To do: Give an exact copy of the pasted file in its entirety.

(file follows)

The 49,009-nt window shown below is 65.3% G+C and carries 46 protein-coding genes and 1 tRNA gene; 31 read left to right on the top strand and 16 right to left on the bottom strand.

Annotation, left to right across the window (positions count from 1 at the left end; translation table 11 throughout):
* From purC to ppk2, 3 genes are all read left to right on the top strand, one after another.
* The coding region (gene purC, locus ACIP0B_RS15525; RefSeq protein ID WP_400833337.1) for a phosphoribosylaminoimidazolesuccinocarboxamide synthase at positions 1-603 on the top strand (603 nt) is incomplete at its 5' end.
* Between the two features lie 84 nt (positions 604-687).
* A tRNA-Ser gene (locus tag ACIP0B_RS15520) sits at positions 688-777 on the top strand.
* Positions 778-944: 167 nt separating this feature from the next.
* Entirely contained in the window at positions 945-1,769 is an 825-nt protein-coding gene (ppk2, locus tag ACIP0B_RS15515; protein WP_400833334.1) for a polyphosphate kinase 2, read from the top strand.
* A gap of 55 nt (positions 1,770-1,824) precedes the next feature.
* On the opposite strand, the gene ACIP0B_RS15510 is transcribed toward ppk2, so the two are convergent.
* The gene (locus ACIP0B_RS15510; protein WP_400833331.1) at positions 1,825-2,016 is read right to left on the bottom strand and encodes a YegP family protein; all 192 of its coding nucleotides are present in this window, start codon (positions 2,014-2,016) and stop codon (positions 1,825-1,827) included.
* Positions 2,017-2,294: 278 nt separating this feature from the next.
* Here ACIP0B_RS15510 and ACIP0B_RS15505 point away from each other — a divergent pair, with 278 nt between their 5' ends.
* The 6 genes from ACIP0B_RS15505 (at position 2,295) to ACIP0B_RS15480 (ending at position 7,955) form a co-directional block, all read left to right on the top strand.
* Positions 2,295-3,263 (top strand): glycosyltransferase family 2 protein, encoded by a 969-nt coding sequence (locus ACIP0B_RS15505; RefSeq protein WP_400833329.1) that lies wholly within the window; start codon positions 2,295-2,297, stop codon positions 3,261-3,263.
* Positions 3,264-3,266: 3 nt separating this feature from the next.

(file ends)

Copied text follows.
The 49,009-nt window shown below is 65.3% G+C and carries 46 protein-coding genes and 1 tRNA gene; 31 read left to right on the top strand and 16 right to left on the bottom strand.

Annotation, left to right across the window (positions count from 1 at the left end; translation table 11 throughout):
* From purC to ppk2, 3 genes are all read left to right on the top strand, one after another.
* The coding region (gene purC, locus ACIP0B_RS15525; RefSeq protein ID WP_400833337.1) for a phosphoribosylaminoimidazolesuccinocarboxamide synthase at positions 1-603 on the top strand (603 nt) is incomplete at its 5' end.
* Between the two features lie 84 nt (positions 604-687).
* A tRNA-Ser gene (locus tag ACIP0B_RS15520) sits at positions 688-777 on the top strand.
* Positions 778-944: 167 nt separating this feature from the next.
* Entirely contained in the window at positions 945-1,769 is an 825-nt protein-coding gene (ppk2, locus tag ACIP0B_RS15515; protein WP_400833334.1) for a polyphosphate kinase 2, read from the top strand.
* A gap of 55 nt (positions 1,770-1,824) precedes the next feature.
* On the opposite strand, the gene ACIP0B_RS15510 is transcribed toward ppk2, so the two are convergent.
* The gene (locus ACIP0B_RS15510; protein WP_400833331.1) at positions 1,825-2,016 is read right to left on the bottom strand and encodes a YegP family protein; all 192 of its coding nucleotides are present in this window, start codon (positions 2,014-2,016) and stop codon (positions 1,825-1,827) included.
* Positions 2,017-2,294: 278 nt separating this feature from the next.
* Here ACIP0B_RS15510 and ACIP0B_RS15505 point away from each other — a divergent pair, with 278 nt between their 5' ends.
* The 6 genes from ACIP0B_RS15505 (at position 2,295) to ACIP0B_RS15480 (ending at position 7,955) form a co-directional block, all read left to right on the top strand.
* Positions 2,295-3,263 (top strand): glycosyltransferase family 2 protein, encoded by a 969-nt coding sequence (locus ACIP0B_RS15505; RefSeq protein WP_400833329.1) that lies wholly within the window; start codon positions 2,295-2,297, stop codon positions 3,261-3,263.
* Positions 3,264-3,266: 3 nt separating this feature from the next.